When I was in high school I was in an experimental history class, today it would be independent study. We were given those purple mimeographed pages of reading and assignments, there were six or eight section to complete. If you completed all of them then your grade was an A, thinking that you completed them well. It was a bit revolutionary for the early sixties at Alemany, staffed by the Sisters of St. Joseph of Carondelet, the same nuns of Mount St. Mary’s in the hills above Hollywood. There’s a whole story that goes with this, but not the one I’m telling now.
The final section was to write a term paper. The class was on American History. If I had had the chance I would have preferred European History, 1066 to 1503 specifically, but no, it was American History or none. I’m not a fan of colonial America. I don’t particularly care for studying The Civil War. I thought the late eighteen hundreds fascinating, but it was World War II that held my attention.
War is violent, with synonyms are clash, skirmish, bloodshed, no soft cuddles there. WWII was a violent time for most of the world, but it was also a time of heroism, of bravery, of selfless courage. It was the last time we as a country, for the most part, all agreed on war. It was the last time we felt we were involved in a just war. It was the last time we were willing to give up liberties and freedoms for something greater.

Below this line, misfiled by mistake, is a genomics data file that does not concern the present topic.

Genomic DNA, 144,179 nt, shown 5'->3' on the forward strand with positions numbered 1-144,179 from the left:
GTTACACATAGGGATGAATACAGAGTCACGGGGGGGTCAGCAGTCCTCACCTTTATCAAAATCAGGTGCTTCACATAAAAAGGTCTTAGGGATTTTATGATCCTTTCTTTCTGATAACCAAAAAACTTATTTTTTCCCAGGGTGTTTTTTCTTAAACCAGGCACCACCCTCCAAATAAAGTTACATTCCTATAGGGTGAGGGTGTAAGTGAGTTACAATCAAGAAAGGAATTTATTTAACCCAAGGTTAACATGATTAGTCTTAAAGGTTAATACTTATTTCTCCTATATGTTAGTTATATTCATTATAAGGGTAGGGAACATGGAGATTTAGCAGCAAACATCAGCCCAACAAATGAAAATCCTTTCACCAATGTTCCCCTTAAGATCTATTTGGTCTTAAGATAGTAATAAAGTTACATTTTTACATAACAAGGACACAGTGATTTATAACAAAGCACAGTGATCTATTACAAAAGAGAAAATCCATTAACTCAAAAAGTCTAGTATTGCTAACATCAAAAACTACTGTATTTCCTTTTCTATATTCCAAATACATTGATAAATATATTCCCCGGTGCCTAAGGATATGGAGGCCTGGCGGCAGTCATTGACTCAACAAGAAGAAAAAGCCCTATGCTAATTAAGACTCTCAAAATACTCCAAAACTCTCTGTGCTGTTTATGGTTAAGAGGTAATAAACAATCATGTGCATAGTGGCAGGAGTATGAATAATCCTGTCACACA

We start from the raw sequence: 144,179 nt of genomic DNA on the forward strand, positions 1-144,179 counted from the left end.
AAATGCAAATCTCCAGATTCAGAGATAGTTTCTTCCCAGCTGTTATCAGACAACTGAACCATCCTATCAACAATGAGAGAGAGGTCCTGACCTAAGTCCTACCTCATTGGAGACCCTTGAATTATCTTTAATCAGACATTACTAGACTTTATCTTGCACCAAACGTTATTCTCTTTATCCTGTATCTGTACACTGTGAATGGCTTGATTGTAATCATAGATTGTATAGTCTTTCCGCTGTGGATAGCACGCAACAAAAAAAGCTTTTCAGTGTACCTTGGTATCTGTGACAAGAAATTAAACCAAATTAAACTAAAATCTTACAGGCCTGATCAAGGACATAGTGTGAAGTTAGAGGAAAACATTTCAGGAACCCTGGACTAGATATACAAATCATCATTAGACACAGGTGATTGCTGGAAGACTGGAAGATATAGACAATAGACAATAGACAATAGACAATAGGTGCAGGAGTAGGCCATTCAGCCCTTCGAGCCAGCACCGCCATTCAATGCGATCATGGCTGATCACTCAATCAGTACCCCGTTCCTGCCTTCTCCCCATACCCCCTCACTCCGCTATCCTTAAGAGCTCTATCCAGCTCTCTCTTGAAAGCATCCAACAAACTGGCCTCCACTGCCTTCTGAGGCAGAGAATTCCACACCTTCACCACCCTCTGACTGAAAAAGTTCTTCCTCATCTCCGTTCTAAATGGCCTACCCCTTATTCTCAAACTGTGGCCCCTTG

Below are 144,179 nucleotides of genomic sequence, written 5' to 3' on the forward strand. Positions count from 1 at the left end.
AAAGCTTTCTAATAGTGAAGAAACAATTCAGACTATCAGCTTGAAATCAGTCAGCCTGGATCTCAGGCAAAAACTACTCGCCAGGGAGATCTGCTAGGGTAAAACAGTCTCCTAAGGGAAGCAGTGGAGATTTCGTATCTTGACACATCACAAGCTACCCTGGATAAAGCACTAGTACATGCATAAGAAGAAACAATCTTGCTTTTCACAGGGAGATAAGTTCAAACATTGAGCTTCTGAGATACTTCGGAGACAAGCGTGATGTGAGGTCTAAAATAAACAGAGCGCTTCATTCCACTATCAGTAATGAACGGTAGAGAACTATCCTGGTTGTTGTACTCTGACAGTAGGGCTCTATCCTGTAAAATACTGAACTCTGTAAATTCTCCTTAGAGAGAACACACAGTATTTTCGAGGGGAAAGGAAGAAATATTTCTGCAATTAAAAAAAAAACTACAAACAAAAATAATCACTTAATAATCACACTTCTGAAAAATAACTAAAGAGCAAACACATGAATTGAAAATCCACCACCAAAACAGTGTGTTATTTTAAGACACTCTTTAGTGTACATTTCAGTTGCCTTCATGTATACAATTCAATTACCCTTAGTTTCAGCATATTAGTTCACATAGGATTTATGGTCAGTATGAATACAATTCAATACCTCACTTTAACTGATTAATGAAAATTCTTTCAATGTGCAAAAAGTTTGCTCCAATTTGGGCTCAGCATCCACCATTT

And, the heroes I thought the least likely to get their turn at fame was the spies. After all they were the ones who nobody was supposed to know. I read everything I could get my hands on, those who worked with the resistance, those that really didn’t exist, those who were women and those who died saving thousands of people. I had this Trivial Pursuit knowledge of spies and war. And that was who I wrote about.
The passage of time has always been instructive for history. Rosenstock Hussy said ‘memory is tyrannical’. We have to go past memory. In the late 1990’s, television journalist Tom Brokaw called the WWII generation, the ‘greatest generation’. His thesis was that this was a generation who had suffered the deprivation of a great recession and were willing to put their lives in danger for an ideal––democracy and freedom, in a way that no other generation has done. Fifteen years latter, a book recently reviewed in the WSJ, A Call to Arms is about mobilizing for the war, the issues of shortages, rationing, and the government versus free market, and in some ways calls into question the cohesion of that greatest generation, as well as the politics of the time.
Makes you think.